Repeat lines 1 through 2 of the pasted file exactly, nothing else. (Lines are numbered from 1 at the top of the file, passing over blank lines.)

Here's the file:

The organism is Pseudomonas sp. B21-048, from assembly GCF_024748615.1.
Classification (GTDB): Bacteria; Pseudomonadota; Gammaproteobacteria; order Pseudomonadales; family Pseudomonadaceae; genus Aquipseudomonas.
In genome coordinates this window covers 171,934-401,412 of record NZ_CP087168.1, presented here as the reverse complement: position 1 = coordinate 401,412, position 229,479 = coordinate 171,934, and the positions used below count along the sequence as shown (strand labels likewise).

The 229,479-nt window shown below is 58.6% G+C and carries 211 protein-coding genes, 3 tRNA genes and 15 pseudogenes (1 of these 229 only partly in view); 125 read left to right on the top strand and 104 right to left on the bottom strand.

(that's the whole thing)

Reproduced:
The organism is Pseudomonas sp. B21-048, from assembly GCF_024748615.1.
Classification (GTDB): Bacteria; Pseudomonadota; Gammaproteobacteria; order Pseudomonadales; family Pseudomonadaceae; genus Aquipseudomonas.